I write reviews which post on Amazon. I've been doing this for at least three years. My association with the other reviewers has been mixed, but mostly productive and beneficial, mostly pleasurable and amiable. The greatest benefit is meeting people who read all kinds of things. I'm an eclectic reader. It has been fantastic to "meet" other people who read deeply as I do (and frivolously as well).
The most shocking thing for me is that I am not as knowledgeable of writers and books as I thought I was. Just recently I discovered that Mark Twain had written a novel called Joan of Arc, one he considered his masterpiece. I didn't know it existed. So I read it. It took me two months to read, mainly because I found it tedious. Poorly written? Heavens no! The style is masterly. After all, Mark Twain did spend 12 years researching the topic and two years in writing the book. It truly is his masterpiece. I finally figured that the first two sections were written rather historically and the last section more like fiction.
Joan of Arc is not an easy read, but it is definitely a worthy one. I know Joan of Arc now. I know Mark Twain much better. It is my recommendation that you meet both as they come together in this novel:
Here is my review as it appears on Amazon:
Joan of Arc had no peer. "She is the Wonder of the Ages" and "the Riddle of the Ages." "In the world's history--she stands alone...." These thoughts come from the pen of Mark Twain (Samuel Longhorn Clemons) in his essay about Joan of Arc, located at the end of his mighty historical novel about this French peasant girl's too short life.
Twain absolutely loved Joan of Arc and found her just about a perfect gem. In saying that she stands alone, he compares her life and accomplishments with those of genius of various fields. Without exception, he says, all other genuises had background training, education, experience, practice. Joan alone was the master of everything she did the first time. The only one! She commanded an army as general at age 17, never having ridden a horse before or even seen a soldier. Everything she predicted came true. She decimated the case against her in the courtroom even though she was allowed no counsel and was chained 24/7 in the company of English soldiers. Add to that her ignorance in reading and writing, basing her responses on strict memory of proceedings and charges, evidence and its twisted nature.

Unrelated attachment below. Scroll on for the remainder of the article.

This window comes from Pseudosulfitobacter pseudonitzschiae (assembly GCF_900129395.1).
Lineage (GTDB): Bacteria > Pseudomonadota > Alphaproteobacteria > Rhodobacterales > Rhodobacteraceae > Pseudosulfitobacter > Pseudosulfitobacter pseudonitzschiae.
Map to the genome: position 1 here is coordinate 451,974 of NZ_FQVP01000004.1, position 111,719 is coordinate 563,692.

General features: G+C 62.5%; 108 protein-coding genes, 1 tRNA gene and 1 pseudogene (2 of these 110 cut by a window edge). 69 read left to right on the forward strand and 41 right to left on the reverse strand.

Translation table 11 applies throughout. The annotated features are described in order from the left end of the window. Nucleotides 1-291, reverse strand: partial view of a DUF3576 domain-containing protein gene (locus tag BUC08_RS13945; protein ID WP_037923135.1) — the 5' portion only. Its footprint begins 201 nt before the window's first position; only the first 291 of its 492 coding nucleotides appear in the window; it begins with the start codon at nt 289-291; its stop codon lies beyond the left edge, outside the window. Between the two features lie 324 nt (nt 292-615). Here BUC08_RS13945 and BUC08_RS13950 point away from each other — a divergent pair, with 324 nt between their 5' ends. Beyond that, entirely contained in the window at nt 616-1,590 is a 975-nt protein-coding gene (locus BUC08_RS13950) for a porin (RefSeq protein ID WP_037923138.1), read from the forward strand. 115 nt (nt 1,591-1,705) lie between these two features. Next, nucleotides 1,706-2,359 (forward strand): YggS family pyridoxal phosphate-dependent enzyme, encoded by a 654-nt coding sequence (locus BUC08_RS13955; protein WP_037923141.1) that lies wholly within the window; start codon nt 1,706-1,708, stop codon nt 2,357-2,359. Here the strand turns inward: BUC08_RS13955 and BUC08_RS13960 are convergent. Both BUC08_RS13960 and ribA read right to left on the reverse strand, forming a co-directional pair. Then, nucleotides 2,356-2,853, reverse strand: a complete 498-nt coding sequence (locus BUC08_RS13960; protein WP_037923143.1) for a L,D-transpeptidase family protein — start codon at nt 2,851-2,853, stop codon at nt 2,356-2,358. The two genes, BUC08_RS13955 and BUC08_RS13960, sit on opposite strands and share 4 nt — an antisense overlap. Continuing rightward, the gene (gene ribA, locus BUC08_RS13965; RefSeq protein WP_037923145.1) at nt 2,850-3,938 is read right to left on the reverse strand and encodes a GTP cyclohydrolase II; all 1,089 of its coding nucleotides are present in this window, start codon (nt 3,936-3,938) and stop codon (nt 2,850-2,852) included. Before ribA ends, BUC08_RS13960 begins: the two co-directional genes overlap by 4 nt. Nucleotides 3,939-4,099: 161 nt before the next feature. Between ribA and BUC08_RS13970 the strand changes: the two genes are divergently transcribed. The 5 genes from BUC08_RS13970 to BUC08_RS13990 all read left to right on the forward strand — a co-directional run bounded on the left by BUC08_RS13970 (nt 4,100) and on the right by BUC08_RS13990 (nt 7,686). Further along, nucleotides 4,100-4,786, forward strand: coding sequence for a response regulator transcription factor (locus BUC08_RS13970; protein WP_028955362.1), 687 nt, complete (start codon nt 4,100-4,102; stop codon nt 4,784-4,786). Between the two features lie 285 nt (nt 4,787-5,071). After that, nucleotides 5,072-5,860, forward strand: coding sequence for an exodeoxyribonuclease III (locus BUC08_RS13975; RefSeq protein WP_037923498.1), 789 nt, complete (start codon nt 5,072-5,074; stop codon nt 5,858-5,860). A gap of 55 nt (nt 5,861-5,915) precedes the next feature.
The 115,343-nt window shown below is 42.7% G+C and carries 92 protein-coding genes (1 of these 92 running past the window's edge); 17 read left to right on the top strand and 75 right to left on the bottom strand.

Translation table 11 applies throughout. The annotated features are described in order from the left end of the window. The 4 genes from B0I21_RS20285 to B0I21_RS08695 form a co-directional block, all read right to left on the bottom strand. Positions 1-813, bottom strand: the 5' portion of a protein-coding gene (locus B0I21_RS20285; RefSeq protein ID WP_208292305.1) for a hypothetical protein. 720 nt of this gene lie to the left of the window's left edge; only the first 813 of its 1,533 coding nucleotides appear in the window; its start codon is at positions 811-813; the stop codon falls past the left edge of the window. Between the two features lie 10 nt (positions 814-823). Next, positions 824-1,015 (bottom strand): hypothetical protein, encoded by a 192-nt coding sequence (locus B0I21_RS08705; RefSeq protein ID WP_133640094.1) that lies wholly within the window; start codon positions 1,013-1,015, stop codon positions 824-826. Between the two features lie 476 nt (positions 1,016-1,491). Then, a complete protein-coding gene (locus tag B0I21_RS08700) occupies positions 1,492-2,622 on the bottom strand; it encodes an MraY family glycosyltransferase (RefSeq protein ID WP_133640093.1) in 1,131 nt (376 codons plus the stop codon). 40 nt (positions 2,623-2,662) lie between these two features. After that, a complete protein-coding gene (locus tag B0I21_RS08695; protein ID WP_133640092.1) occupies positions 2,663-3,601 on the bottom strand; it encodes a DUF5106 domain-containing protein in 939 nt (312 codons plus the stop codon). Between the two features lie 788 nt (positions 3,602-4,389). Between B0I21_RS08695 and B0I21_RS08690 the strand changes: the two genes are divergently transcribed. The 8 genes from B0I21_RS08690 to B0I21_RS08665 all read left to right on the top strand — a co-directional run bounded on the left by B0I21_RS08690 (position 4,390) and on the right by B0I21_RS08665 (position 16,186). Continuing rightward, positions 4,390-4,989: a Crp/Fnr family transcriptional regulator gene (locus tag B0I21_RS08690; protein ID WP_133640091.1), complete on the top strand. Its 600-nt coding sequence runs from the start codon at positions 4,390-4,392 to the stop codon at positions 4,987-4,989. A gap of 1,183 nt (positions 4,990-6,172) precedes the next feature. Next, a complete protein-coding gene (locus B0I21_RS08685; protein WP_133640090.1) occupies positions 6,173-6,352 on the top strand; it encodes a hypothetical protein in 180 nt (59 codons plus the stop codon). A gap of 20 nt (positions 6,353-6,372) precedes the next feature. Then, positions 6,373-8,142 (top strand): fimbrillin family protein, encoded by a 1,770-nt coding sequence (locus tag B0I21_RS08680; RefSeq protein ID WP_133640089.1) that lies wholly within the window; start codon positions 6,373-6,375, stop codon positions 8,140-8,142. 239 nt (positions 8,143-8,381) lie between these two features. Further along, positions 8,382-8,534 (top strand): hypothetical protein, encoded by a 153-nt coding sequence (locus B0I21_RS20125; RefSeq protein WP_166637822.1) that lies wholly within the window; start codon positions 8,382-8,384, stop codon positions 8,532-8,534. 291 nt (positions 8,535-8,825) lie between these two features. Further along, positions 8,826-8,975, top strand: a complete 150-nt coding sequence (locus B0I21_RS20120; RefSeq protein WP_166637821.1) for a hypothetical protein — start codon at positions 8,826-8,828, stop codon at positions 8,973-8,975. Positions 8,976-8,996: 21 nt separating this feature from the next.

Twain spent 12 years researching information about Joan of Arc and found his mother load in France's dusty archives. What he discovered was "The Official Record of the Trials and Rehabilitation of Joan of Arc" written in 1456 and buried in the Archives until re-discovered in the 1800s. Twain then had access to what he termed as "the most remarkable history that exists in any language...." (441). And it told a grand tale.
Joan of Arc came from a simple, backward village of Domremy in the Lorraine region (fairly near Germany). Voices began talking to her, advising her to round up an army, then drive the English out of France, and restore the King to his throne. She's a mere 16 and knows nothing beyond the limits of her village.
Why Joan to lead an army? Why Joan to sacrifice her life for the freedom of France? One thing Twain never says in this biographical/historical novel is that God chose her. He refers to the Voices (St. Michael, St. Catherine, and St. Margaret), which Joan names. In life Twain was agnostic, but certainly never hinted through word or tone that he doubted her.
Various sources, various literary critics always include Twain as America's best novelist with "The Adventures of Huckleberry Finn" as best novel. Of course, others give the nod to other writers and name each one's "best" novel. The fact that Twain wrote this deeply profound and compassionately told novel confirms his reputation as America's Best Novelist. This is his best novel.